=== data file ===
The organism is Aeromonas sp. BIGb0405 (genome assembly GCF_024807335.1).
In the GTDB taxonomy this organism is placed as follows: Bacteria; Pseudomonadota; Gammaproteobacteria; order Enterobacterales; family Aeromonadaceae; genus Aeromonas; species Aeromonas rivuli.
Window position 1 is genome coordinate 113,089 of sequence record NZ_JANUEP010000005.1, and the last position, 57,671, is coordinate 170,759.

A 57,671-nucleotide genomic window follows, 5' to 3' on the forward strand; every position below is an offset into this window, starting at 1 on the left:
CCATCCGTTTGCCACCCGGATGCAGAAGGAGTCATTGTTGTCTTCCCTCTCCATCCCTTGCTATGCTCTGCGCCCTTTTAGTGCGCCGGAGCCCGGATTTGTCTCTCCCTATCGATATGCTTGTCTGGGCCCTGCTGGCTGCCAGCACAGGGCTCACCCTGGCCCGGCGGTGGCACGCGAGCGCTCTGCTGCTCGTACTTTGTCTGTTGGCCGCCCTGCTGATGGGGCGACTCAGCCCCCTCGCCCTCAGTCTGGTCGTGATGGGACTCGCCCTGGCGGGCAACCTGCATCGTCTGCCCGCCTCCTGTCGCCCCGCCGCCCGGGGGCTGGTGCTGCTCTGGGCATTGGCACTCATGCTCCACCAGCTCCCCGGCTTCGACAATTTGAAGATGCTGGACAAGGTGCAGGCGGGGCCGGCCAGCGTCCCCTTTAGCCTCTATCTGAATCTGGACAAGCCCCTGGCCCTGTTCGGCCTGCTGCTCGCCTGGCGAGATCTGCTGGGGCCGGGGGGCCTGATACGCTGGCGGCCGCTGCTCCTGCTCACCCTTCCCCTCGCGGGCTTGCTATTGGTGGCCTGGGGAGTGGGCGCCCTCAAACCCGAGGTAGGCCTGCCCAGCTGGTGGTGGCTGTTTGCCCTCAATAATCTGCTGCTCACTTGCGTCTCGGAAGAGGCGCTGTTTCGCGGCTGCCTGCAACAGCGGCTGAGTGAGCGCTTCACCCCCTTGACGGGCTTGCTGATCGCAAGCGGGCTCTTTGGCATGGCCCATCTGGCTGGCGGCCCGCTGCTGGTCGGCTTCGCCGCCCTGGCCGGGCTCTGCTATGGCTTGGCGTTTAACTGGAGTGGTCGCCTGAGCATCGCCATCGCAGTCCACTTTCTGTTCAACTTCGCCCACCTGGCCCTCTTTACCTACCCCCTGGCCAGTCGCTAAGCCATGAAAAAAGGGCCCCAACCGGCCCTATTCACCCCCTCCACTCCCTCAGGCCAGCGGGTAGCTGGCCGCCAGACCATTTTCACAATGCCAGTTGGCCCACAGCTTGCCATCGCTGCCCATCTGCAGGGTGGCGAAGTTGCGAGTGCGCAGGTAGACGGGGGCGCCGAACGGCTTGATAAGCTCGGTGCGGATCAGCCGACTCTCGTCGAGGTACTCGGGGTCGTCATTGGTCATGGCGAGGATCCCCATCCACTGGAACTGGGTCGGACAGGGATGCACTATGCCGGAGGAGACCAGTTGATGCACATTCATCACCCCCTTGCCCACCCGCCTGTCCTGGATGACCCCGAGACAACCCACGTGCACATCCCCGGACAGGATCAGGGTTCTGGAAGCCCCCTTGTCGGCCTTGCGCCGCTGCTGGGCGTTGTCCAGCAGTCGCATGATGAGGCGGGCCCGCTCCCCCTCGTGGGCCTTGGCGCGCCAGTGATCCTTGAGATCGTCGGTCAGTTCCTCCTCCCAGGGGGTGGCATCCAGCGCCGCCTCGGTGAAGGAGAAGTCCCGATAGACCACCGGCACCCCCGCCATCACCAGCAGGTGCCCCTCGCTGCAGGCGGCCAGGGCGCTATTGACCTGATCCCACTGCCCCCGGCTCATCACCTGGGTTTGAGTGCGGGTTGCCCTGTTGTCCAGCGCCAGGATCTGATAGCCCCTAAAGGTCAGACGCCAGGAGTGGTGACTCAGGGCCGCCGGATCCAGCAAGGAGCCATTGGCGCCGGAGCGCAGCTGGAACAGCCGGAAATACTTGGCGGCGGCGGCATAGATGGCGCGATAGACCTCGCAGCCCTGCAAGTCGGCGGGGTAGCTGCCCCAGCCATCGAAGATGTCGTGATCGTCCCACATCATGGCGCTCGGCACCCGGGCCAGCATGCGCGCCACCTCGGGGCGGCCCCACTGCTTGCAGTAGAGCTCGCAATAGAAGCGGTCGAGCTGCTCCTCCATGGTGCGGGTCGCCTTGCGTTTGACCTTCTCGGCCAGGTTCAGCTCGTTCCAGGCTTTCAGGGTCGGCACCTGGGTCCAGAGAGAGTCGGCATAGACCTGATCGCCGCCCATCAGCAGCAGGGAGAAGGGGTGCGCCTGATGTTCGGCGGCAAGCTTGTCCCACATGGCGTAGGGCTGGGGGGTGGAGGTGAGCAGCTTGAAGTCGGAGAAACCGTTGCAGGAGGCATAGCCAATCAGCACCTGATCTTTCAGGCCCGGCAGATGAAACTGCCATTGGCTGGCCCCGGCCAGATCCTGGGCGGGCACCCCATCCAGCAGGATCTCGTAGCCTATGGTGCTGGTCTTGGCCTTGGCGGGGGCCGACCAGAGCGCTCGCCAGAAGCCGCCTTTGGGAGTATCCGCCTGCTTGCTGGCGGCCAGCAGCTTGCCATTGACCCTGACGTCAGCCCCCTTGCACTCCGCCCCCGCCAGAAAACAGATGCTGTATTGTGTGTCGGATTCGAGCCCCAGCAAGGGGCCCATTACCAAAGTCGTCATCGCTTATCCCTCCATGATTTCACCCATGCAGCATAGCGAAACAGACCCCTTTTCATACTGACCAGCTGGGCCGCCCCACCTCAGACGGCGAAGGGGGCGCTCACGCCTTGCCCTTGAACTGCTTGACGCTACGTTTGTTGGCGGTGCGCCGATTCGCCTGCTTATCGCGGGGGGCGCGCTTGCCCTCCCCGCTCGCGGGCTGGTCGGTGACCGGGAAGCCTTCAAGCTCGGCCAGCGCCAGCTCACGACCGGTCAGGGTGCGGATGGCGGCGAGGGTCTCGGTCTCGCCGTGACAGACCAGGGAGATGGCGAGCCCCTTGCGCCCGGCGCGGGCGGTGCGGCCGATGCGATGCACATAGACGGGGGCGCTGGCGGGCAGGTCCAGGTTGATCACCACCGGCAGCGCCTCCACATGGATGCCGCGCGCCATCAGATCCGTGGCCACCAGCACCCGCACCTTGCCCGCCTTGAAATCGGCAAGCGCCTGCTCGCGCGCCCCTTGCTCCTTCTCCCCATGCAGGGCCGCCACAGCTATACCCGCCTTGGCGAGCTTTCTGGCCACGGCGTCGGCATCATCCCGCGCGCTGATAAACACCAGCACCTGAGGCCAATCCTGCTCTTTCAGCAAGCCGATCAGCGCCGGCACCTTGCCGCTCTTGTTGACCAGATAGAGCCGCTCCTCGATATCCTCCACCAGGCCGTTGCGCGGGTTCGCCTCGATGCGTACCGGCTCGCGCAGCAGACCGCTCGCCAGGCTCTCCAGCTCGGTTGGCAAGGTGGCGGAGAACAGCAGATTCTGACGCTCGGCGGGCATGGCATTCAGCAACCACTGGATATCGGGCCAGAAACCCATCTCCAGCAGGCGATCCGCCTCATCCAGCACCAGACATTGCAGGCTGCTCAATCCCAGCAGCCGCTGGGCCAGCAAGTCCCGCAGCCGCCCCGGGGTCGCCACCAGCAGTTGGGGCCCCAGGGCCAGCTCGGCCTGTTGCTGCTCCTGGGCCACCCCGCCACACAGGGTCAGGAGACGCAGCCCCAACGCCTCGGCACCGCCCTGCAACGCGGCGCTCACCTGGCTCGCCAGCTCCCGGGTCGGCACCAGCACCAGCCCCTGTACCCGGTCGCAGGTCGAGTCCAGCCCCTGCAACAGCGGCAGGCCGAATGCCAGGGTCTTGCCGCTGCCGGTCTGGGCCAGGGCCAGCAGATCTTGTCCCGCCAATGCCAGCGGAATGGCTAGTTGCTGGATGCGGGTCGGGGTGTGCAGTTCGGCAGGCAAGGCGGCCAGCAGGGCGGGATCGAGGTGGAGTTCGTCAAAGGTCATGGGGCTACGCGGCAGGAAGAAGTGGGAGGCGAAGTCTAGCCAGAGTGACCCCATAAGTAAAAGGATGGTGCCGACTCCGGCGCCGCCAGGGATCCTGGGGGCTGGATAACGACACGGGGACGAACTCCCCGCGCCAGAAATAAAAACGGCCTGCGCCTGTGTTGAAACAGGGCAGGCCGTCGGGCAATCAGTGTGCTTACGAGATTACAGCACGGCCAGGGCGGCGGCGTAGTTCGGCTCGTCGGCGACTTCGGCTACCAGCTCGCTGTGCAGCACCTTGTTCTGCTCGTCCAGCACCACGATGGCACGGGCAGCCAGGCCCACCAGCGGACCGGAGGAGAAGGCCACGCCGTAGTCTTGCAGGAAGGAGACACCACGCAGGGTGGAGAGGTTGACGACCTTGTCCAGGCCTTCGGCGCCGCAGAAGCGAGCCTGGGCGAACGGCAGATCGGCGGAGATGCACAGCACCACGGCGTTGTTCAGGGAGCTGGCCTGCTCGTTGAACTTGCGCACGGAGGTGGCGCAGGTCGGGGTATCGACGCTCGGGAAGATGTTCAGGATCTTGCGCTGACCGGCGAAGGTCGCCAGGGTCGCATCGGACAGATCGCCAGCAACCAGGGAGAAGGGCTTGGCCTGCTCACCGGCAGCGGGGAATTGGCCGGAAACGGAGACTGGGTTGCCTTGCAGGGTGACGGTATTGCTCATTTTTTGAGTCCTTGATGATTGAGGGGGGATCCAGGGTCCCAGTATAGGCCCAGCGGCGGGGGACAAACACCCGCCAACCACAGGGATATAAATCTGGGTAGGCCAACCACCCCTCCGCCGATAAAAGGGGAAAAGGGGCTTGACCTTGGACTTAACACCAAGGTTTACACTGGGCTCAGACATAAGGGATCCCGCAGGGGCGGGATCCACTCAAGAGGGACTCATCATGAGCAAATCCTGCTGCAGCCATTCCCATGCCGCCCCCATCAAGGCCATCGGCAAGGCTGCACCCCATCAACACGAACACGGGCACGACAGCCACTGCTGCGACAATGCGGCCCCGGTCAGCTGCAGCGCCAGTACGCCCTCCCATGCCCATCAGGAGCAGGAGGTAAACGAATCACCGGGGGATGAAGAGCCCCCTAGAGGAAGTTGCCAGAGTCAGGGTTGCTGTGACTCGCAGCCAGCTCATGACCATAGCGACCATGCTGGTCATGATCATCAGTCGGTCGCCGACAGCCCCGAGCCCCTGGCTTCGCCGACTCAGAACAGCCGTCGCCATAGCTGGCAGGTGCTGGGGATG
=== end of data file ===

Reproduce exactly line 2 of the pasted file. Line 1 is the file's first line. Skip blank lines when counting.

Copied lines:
In the GTDB taxonomy this organism is placed as follows: Bacteria; Pseudomonadota; Gammaproteobacteria; order Enterobacterales; family Aeromonadaceae; genus Aeromonas; species Aeromonas rivuli.